Les makes a difference with tucker, music, art

June 22, 2021

“You got that bullocky rib bone, boy?” The country men out Katherine way like a certain kind of tucker. And when one of them asks for ribs at our weekly barbecue at Rocky Ridge Nursing Home, ARRCS First Nations cultural advisor Les Huddleston provides.

“I went and got some and cooked them up – he said ‘you make me feel good now, I’m better now’,” Les says.

Rocky Ridge has a barbecue every Friday from 4pm-6pm, where residents have a bit of a feed, a yarn, and listen to music, often performed by Les, a renowned didgeridoo player who performed at the Commonwealth Games Opening Ceremony on the Gold Coast in 2018.

Les, who travels around the Territory as part of his role, sees the power of his music every day, from the 90-year-old man with tears in his eyes who started dancing for the first time in 20 years; to the joy in our aged care residents’ faces when they play the clapsticks he makes for them.

“I make clapsticks because these old people, when you play music, they love clapping the sticks together,” Les says.

“We found that out at Alice Springs, and then introduced them to Katherine and in Darwin – it’s unbelievable. For one or two days I might go out in the bush and just cut wood and prep it all. Then I sit down and do carving in front of people. The old people comment ‘You’re really good, that’s really deadly’.”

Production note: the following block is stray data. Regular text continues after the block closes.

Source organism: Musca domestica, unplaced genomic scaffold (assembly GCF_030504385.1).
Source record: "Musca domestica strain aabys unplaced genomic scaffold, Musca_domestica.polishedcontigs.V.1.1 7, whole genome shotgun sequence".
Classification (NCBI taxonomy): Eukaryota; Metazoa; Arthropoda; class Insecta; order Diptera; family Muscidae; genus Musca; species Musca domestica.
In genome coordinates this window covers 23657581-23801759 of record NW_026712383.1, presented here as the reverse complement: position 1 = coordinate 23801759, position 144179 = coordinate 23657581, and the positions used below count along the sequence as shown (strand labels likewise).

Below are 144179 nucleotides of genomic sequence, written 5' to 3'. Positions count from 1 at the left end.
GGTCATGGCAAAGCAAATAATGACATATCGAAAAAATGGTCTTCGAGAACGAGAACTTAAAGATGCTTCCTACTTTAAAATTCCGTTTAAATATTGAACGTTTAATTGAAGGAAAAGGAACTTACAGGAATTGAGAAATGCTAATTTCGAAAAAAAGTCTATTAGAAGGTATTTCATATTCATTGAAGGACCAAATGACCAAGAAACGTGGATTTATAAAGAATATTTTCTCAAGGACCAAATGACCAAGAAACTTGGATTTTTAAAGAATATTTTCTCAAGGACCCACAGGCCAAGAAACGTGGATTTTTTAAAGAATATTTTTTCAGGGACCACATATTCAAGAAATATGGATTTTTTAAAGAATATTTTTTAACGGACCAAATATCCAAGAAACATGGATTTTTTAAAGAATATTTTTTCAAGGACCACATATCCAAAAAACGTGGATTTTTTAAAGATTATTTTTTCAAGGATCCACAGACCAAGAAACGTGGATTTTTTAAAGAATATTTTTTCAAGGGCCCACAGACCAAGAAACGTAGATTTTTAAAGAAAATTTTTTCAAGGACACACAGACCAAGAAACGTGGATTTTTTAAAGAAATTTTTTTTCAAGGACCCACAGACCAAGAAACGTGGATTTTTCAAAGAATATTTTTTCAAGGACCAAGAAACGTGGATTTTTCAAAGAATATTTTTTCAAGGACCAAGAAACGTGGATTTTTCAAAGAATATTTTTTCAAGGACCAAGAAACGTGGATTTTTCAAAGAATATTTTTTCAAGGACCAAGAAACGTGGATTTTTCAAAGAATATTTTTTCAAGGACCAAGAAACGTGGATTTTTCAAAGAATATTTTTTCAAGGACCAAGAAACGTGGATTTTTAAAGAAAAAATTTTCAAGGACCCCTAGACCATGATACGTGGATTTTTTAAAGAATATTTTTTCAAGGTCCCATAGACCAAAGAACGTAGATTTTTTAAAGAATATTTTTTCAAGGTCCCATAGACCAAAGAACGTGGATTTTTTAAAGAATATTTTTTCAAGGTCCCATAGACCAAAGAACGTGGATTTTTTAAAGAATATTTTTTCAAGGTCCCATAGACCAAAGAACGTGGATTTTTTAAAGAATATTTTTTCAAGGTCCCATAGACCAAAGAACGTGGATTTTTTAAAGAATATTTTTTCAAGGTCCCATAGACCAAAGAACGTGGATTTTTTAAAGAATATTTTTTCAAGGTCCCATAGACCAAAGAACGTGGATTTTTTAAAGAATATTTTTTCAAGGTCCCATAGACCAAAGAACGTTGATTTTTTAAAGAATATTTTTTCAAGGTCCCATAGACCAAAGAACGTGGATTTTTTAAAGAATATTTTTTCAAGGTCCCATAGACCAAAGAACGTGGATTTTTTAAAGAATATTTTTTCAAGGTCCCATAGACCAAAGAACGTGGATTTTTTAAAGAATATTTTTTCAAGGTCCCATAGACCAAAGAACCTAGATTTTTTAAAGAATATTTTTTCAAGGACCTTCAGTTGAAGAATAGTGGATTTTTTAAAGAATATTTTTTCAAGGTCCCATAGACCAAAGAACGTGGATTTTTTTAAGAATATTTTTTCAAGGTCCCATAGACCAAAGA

It is not the only art he makes – a renowned artist, Les created our RAP artwork, and the stunning mural at Terrace Gardens in Palmerston.

“All the things on that mural are Aboriginal people in dreaming form, whether it be freshwater turtle, or barramundi or brolga, the big bird,” he says.

The mural tells people that Aboriginal people live in that place, that they are being cared for, and that it is a safe place for them and the people coming to visit them.

Also a talented sculptor, Les does wood carvings, and even represented Australia at the Sapporo Snow Festival in Japan. “We did an Aboriginal fellow playing the didgeridoo out of a three-metre square block of ice – it didn’t look that good, it was the first time we’d done it!”

Les has been with ARRCS for nearly a year. “For the past 15 years I’ve been just travelling around doing art all around Australia. I’ve never had a job! Now I’m working full time and I’m loving it.”

He has a particular talent for connecting with the people who live in our homes, whether it’s speaking Kriol to an Uncle and showing him footage of the devil-devil dance from his home in Numbulwar – “before I went there, no one knew where he was from, and didn’t know his connection with dance groups”; to recognising and paying respect to “big traditional ceremony man bosses”; or becoming “nephew” to two ladies who insist on hugs and return visits with cries of “Oh, my boy!”.

He says it’s important to have good people caring for our Elders, particularly in light of the trauma experienced by many First Nations people of the Stolen Generations.

“When they move into our aged care homes, we have to respect them and treat them properly because some of them have had really bad lives,” he says.

“I like to think I make a difference. Just meeting up with them old people and making them happy, and making them feel like they’re somebody, like they’re worthy. I just like to make them happy.”

And so he does, one bullocky rib bone at a time.

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